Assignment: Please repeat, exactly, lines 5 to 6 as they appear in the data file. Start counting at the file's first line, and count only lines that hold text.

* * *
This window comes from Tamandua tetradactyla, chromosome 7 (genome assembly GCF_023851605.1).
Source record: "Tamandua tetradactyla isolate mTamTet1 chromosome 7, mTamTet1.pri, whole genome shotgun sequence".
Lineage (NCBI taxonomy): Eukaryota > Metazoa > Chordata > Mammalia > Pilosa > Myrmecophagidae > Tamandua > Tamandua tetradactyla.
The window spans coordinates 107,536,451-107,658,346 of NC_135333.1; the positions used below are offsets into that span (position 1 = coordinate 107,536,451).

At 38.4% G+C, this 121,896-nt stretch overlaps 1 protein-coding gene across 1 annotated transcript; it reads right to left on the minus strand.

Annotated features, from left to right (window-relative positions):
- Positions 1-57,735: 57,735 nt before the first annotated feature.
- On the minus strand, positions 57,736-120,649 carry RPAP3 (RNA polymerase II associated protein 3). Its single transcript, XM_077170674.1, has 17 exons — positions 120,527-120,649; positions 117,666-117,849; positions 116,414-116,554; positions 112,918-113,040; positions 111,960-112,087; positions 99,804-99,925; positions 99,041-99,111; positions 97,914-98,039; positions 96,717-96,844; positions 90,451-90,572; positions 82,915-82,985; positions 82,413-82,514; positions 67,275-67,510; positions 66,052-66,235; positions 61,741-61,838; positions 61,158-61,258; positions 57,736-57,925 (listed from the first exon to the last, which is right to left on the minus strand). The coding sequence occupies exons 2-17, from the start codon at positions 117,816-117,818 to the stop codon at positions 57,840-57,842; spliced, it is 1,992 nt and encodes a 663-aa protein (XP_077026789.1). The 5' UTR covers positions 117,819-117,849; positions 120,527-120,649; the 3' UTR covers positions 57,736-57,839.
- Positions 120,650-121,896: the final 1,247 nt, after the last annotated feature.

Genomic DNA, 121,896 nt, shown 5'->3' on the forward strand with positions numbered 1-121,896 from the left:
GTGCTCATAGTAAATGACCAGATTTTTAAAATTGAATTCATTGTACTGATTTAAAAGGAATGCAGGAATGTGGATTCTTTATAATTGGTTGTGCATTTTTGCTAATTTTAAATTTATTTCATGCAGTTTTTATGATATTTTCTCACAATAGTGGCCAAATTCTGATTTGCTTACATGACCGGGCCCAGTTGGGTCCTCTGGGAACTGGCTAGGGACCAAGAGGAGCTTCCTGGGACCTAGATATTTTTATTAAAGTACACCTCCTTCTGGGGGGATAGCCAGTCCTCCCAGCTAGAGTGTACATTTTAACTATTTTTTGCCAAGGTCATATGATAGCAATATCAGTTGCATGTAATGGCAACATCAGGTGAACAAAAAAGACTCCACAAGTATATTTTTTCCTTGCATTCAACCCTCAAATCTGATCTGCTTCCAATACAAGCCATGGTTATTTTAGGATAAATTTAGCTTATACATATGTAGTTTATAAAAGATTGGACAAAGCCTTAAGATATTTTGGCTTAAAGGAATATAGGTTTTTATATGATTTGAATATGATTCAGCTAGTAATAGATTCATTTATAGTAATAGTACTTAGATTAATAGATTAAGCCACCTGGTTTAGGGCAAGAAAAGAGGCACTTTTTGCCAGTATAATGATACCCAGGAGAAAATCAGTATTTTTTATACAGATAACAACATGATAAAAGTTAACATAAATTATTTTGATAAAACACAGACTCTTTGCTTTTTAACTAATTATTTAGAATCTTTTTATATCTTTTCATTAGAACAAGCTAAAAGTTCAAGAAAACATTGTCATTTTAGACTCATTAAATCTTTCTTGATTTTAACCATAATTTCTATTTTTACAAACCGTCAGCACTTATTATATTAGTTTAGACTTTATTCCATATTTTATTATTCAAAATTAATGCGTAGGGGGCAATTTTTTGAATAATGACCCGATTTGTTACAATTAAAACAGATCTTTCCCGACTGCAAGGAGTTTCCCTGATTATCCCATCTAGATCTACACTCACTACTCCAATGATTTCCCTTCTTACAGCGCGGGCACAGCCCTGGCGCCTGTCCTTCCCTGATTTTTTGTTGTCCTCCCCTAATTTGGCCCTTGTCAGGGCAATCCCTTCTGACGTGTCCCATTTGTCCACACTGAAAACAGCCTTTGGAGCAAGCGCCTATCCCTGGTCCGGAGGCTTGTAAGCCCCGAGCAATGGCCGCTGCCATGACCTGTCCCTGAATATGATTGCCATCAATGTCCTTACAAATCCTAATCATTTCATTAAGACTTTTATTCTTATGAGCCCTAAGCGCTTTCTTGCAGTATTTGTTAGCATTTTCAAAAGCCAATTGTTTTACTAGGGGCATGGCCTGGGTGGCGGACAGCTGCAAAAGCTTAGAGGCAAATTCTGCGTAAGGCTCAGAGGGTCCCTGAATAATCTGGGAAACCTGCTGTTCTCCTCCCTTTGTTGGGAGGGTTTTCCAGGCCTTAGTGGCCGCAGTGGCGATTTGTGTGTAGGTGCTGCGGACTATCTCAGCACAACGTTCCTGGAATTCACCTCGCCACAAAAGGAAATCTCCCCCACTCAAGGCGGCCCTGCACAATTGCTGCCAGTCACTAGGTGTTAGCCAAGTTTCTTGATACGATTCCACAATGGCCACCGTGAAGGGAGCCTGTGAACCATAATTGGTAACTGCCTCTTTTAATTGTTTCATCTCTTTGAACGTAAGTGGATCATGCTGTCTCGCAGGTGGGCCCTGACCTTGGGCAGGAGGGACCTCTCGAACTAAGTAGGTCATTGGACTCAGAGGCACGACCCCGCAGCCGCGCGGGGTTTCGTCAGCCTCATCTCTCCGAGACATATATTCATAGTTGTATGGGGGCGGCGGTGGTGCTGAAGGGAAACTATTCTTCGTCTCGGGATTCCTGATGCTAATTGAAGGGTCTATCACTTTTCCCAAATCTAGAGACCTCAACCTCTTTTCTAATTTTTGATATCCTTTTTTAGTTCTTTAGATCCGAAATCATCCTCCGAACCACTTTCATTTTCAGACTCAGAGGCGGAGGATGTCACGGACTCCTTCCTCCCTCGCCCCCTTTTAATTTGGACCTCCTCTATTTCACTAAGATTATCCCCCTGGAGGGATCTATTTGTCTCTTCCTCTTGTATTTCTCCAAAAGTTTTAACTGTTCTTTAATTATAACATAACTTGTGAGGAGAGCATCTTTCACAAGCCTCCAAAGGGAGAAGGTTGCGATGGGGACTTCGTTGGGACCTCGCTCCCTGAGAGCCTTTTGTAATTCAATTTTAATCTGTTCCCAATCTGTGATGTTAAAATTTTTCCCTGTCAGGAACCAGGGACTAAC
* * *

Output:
At 38.4% G+C, this 121,896-nt stretch overlaps 1 protein-coding gene across 1 annotated transcript; it reads right to left on the minus strand.

Annotated features, from left to right (window-relative positions):